Saturday I went to the city, something I haven’t done since the autumn of 2014, a long hiatus even for me. The purpose of my journey was to post advertisements for a locally-sourced theater performance engineered by some friends in the spirit of One Billion Rising and ending violence against women.

The hour drive from my rural Carroll County road to Highway 71 Business and Fayetteville’s well-appointed shops and bustling university offers time to transition from one habitat and rhythm to another. Even so, right off the bat, after parking my dirt-dusted car, I missed a crosswalk signal and a curb and nearly stumbled in front of a turning Subaru.pig 2

Eventually, however, I shifted into the urban cadence. I slipped through crowded doorways into aromatic, narrow coffee shops like Common Ground. I taped and pinned posters with the help of delightfully helpful college students, chuckled at the bounding razorbacks on random street corners, and studied the collective movement of traffic and shoppers while sipping an 8.45 ounce bottle of Pellegrino, a treat that can’t be found in that perfect size at home.

But after a few hours, the noise and bustle began to grate. I was out of posters and out of synch.

Getting out of synch with the Heart happens, too. Some people call it “spiritual amnesia.” It’s easy to stumble into, even easier than stumbling on an unfamiliar street. After all, modern society brims with stressors and rabbit-hole distractions.

I’m definitely not equating my visit to the city or urban-living itself with being out of step with the Heart.   I admire people who can dive into metropolitan life and thrive, spiritually and otherwise. Maybe you’re one of these hearty folks.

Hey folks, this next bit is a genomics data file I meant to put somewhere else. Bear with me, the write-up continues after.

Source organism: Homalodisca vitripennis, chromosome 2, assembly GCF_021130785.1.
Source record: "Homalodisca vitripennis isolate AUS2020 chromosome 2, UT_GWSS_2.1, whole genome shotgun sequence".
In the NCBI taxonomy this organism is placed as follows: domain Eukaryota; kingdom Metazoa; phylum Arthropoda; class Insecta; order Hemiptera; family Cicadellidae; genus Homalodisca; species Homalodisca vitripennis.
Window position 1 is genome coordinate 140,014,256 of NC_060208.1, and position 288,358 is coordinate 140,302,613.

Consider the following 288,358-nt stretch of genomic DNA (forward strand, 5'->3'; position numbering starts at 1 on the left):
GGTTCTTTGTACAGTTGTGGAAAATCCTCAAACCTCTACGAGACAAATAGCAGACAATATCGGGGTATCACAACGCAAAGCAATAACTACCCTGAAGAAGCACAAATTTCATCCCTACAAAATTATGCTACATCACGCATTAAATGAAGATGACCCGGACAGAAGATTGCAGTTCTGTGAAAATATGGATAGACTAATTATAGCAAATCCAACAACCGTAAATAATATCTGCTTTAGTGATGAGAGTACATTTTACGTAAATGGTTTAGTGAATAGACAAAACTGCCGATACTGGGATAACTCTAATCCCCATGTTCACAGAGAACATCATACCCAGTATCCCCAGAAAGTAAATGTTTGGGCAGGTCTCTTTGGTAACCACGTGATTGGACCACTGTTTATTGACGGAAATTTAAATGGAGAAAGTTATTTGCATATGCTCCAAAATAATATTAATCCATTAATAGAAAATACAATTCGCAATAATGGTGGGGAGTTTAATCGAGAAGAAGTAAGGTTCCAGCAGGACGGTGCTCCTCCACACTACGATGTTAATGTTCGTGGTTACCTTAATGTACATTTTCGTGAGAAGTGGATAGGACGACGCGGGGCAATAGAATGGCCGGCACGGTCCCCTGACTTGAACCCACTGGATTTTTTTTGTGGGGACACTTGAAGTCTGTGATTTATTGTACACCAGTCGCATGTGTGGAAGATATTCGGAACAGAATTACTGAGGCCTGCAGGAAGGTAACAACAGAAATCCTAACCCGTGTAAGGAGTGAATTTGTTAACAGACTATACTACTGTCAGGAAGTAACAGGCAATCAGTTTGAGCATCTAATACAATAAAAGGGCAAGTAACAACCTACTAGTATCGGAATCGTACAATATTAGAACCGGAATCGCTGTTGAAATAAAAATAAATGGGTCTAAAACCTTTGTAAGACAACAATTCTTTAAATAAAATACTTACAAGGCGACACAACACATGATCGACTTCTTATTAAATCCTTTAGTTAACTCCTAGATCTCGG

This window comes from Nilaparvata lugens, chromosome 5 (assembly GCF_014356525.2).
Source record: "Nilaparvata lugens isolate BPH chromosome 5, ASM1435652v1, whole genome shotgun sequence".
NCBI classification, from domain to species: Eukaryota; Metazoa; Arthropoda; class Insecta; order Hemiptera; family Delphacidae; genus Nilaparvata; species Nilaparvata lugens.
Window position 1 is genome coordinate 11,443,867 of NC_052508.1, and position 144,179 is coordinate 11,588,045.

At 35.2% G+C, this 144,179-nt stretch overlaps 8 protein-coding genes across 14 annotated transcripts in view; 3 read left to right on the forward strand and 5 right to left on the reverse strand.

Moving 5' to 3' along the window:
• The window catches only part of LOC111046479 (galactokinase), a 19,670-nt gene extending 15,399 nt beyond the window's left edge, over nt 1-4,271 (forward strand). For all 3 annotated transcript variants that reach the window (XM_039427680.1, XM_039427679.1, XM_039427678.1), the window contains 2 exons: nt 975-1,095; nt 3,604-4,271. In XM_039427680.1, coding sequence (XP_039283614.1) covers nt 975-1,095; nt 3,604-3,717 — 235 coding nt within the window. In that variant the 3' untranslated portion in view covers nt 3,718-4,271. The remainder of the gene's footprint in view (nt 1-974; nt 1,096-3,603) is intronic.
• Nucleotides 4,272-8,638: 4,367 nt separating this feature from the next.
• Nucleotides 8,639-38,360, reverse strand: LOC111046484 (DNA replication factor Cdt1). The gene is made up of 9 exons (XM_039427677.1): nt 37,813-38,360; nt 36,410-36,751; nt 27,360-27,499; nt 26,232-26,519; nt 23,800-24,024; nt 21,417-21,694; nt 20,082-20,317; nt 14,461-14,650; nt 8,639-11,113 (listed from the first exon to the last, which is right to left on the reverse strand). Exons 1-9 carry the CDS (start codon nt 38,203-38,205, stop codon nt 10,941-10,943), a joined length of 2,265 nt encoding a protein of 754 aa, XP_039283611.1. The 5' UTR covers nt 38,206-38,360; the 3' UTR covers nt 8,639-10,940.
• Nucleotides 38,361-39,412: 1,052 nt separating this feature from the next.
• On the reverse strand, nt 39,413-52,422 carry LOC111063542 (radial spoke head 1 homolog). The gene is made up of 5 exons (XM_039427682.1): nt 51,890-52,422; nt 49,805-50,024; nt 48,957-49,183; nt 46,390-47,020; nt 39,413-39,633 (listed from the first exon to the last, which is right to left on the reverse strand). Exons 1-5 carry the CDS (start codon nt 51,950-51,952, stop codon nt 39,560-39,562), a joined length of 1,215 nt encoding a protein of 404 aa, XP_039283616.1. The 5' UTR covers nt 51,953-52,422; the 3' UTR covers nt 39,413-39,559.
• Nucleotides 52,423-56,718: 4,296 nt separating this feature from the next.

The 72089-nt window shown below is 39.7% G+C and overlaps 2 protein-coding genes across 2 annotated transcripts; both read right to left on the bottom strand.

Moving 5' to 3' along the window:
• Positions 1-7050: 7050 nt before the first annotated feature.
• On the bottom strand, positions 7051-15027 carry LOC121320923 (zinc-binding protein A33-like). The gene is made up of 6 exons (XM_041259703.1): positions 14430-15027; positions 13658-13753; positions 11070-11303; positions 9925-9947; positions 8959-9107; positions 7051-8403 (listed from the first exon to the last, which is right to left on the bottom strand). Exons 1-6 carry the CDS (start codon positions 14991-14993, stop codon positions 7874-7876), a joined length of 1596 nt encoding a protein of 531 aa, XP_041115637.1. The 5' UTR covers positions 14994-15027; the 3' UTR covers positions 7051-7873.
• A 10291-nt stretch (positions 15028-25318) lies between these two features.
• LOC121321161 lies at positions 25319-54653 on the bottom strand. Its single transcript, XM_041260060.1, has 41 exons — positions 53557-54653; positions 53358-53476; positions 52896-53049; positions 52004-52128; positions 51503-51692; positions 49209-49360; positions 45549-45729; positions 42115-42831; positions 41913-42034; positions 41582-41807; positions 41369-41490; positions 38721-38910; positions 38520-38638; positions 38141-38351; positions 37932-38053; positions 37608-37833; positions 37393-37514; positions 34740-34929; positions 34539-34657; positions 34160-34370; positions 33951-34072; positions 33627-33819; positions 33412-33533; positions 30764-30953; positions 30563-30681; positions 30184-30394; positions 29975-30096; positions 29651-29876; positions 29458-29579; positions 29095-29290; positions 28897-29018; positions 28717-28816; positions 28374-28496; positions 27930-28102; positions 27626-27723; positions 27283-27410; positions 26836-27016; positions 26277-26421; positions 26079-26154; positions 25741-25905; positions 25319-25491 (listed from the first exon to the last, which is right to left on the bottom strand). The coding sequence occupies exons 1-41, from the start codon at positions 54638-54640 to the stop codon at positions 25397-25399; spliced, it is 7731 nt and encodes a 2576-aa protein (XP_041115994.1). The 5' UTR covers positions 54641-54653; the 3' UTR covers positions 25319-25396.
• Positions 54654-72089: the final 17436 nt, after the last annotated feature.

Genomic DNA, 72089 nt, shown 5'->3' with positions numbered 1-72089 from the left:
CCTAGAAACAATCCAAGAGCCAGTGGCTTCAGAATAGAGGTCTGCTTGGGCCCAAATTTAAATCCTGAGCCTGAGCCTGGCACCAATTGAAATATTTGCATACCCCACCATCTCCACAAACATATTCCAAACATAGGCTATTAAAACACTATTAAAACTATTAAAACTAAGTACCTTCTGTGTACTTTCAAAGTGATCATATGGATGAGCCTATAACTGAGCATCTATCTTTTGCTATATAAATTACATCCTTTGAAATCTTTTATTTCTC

Urban or rural, alertness to being out of rhythm with the Heart is essential. So is learning what this dissonance has to offer and knowing when and how to get back home: home to the Heart’s beat – its power, clear aims, creative passion and nurturing love.

Effort: Honoring Earth Memories

grassesThis land remembers. The limestone, the White River, the patient hillsides rising from historic Blue Spring remember the feet and spirit of the Cherokee people who passed through this territory on the forced march from Georgia in 1839.

I felt these energy memories the first weekend I arrived to live on quiet Blue Spring Road.   Radiant. Palpable. Ripe with Suffering. Rich with a people’s inherent Dignity.   It was just a matter of touching the Earth and listening with Heart.

This morning I sat in the drizzle on the roadside, watching the next round of sleet and snow approach from the West.   Another cold, grey day, yet the surrounding umber grasses glowed visually warm, fire keepers of last Autumn’s sun.   I thought of the Cherokee and the many other Native and early European people who sought healing and peace at Blue Spring. I recalled, as I do each day in meditation, contemporary friends striving to live authentically with a spirit service and meaningful action.